The Magyars now took possession of the territory lying between the Dnieper and the lower reaches of the Pruth and the Seret 4—a country which had hitherto belonged to the dominion of the Khans of Bulgaria. They were thus close to the Danube, but the first use they made of their new position was
1 Constantine, De adm. imp. 169. it is said to be called κατά την επωνυIn the later movement of the μίαν τών εκείσε όντων ποταμών, which Patzinaks to the west of the Dnieper are enumerated as the Bapoúx (= (in the reign of Leo VI.), we are Dnieper, cp. Var in Jordanes, Get. expressly told that they were driven c. 52, and Bory-sthenes), the Kovßoü from their land by the Uzes and (=Bug), the Tpollllos (=Dniester : Khazars, ib. 164.
Turla, Tyras, cp. Roesler, 154), the 2 Constantine says that a portion Bpolltos (= Pruth), and the Eépetos. of the Magyars joined their kinsmen, Atelor Etel means river (and was the Sabartoi asphaloi in “ Persia,"i.e. specially applied to the Volga-the the Sevordik in Armenia (see above “Itil”—cp. Constantine, ib. 1649).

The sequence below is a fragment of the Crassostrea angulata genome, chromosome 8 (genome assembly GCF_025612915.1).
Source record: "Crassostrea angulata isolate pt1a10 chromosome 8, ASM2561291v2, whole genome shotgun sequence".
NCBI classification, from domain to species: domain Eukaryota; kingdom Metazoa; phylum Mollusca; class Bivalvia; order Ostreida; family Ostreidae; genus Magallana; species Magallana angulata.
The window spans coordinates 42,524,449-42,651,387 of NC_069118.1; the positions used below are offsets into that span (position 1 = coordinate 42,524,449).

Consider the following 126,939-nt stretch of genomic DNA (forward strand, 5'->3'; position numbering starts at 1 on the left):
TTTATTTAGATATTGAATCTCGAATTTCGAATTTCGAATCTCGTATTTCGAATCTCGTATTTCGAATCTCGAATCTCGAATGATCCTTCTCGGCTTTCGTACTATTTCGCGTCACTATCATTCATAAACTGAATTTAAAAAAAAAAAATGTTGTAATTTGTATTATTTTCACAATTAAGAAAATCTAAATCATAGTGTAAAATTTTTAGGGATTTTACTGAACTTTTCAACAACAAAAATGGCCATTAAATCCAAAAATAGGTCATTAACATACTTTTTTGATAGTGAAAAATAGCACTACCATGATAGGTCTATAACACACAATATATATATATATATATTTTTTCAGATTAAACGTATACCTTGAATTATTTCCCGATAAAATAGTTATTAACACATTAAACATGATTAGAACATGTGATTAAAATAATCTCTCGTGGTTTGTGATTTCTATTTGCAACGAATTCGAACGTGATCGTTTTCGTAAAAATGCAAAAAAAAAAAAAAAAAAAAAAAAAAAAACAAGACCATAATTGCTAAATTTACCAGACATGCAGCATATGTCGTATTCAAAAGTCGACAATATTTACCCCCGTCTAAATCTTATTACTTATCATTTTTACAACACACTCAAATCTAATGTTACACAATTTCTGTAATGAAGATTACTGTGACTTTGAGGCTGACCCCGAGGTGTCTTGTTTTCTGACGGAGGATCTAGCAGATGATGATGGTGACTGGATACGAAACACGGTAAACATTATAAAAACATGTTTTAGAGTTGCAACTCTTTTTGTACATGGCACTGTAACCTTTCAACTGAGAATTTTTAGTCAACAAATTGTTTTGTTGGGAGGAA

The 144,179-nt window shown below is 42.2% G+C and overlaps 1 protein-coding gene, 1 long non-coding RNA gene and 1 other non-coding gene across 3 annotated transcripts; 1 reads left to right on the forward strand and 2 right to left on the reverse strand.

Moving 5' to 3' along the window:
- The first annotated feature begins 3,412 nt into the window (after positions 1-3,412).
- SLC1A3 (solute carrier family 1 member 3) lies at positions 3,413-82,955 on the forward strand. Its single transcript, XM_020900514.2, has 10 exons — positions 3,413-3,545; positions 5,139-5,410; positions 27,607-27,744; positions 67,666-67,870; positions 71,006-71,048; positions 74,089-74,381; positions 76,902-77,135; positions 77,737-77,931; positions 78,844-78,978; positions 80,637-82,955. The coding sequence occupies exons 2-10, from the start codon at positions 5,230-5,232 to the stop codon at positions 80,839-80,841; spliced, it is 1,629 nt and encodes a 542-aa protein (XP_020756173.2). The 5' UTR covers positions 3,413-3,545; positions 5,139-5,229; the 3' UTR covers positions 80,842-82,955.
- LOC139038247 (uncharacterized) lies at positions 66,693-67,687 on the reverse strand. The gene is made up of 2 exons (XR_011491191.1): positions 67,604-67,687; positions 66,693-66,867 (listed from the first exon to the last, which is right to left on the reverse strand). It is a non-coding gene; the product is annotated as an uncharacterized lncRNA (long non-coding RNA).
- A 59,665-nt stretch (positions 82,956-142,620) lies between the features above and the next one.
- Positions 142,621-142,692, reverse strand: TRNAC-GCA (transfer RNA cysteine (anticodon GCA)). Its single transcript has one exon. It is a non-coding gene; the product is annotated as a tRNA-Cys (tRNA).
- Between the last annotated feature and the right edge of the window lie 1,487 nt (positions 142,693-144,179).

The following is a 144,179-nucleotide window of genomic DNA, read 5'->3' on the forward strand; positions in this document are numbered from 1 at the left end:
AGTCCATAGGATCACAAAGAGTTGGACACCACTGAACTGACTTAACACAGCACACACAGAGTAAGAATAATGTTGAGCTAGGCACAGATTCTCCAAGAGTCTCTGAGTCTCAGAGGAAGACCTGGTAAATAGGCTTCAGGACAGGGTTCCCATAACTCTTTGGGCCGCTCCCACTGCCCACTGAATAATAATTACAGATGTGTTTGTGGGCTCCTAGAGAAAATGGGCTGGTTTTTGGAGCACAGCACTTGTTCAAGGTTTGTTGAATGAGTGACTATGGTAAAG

Zeuss (Die Deutschen und die Nach3 Constantine, ib. 165. He gives barstämme, 751), Kuun (Relat. Hung. the names of the eight γενεαί or θέματα, i. 189), Marquart (op. cit. 33), explain in two forms, simple and compound, kuzu as between (cp. Hungarian köz, e.g. Tzur and Kuarti-tzur, Ertem and in geographical names like SzamosIabdi-ertem.
köz); so that Atelkuzu would mean 4 This country was called (by the Mesopotamia. But Westberg (Kanal. Hungarians or Patzinaks, or both) ii. 48) explains Kocho in the Atel-kuzu: Constantine, ib. 169 eis Geography of Pseudo-Moses as the τόπους τους επονομαζομένους 'Ατελκούζου. Dnieper, and identifies the name with The name is explained, ib. 173, as Kuzu. He supposes that in Conκατά την επωνυμίαν του εκείσε διερχο- stantine, p. 169, the true reading is μένου ποταμού 'Ετέλ και Kουζού (where (as on p. 173), ’Atė) kai Kovšou, and there seems to be an error in the text, that Atel and Kuzu were alternative as ’E. Kai K., two rivers, is incon- names (val="or”) for the region of sistent with toll Totauoll) and p. 171 the lower Dnieper.